Yandoit beekeeper has something to buzz about

Yandoit beekeeper Craig Terrell reckons he’s onto something.
The local apiarist practises what he calls holistic beekeeping to produce resilient bees.
“I don’t require antibiotics or supplementary feeding of bees,” says Mr Terrell who use to work as a bricklayer until, about six years ago, he got stung by the beekeeping bug and hasn’t looked back since.
Mr Terrell says his methods are producing bees that are resistant to several diseases that can afflict bees including American Foul Brood and European Foul Brood, while his bees are producing honey and honeycomb free of micro-contaminants.
“I’ve just started producing wild state honeycomb free of antibiotics and synthetics,” he says.
“Micro-contaminants in bee hives is a major issue.”
At his Yandoit property Mr Terrell has 82 hives and his bees can range over red box, yellow box, cape weed and yellow gum, he says.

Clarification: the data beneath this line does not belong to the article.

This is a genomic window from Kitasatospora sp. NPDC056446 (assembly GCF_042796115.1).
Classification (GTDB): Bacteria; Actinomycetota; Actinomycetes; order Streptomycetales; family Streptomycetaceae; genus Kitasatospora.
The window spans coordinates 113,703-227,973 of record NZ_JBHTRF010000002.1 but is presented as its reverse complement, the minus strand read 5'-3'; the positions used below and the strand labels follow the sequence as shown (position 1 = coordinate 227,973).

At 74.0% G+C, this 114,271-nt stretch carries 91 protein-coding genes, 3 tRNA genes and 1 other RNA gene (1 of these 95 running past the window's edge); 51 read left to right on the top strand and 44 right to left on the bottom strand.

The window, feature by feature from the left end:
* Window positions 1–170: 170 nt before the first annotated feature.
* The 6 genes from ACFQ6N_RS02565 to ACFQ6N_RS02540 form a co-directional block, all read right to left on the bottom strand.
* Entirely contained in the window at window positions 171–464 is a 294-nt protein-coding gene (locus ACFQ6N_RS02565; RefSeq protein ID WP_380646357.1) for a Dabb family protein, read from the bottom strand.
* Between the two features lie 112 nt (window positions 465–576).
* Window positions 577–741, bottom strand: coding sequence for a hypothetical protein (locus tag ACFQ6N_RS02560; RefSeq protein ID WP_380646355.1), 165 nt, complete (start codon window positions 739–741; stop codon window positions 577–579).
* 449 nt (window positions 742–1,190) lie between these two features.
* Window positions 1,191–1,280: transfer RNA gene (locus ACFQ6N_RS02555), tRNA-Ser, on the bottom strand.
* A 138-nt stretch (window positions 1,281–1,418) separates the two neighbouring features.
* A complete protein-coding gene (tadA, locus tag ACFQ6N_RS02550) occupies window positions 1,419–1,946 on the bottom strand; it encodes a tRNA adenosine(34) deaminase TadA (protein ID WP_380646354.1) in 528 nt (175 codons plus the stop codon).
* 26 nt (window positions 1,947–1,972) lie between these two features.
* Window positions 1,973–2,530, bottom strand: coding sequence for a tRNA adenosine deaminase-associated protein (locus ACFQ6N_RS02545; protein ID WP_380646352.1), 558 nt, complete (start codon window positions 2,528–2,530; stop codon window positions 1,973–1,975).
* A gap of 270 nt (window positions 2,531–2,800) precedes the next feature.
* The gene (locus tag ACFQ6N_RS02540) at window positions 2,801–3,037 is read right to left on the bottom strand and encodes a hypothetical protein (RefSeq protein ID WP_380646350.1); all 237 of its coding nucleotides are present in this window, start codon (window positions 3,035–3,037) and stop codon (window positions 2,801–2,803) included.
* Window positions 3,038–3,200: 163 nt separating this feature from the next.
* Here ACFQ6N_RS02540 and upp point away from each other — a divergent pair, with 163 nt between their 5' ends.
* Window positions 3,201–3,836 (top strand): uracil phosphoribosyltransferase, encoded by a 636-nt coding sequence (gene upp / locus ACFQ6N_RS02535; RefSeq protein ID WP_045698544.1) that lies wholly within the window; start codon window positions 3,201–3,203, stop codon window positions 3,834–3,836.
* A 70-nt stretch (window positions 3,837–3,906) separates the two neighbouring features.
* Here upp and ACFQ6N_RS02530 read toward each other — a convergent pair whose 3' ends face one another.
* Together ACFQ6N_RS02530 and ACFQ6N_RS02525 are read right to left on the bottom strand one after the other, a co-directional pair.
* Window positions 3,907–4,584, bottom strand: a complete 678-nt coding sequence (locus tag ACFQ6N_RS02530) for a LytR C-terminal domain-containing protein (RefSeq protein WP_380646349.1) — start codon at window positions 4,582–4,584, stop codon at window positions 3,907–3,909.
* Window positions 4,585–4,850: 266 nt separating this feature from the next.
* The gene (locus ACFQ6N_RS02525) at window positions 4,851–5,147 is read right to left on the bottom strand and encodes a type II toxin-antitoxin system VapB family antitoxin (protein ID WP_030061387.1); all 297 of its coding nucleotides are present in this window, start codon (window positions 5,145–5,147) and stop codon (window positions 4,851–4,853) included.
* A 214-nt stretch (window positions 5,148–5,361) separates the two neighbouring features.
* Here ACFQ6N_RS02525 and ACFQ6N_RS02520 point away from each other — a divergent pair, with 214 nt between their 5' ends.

For the past nine months he’s been busy brewing up what he hopes will become liquid gold – honey mead that he says is produced to an ancient recipe.
“If this mead is excellent I’ll sell it in high-end boutique food outlets,” says the beekeeper who’s aiming to produce around 200 litres of mead including both alcoholic and non-alcoholic varieties.
Right now the fermentation process is halfway through the full 18-month process he says.
“I’ve just been doing very small batches until I get everything right. Then I’ll go for gold.”
Mr Terrell is keen to impart his enjoyment of his holistic approach to beekeeping to others – particularly a new generation of beekeepers.
“I want to teach children they can have their own hives if they wish,” says Mr Terrell who’s now looking to deliver talks on beekeeping at Chewton Primary School next term.
He also says he much prefers to use the Warré style of beehive over the more conventional, larger Langstroth hive.
“The Langstroth is a third larger, which means the Warré is more heat efficient. The bees have less surface area to heat in winter, which means less stress on the bees and more honey,” he says.
Mr Terrell sells the honey his bees produce to various food outlets in Daylesford, Glenlyon and Castlemaine and soon hopes to be marketing both his wild state honeycomb and mead as well.

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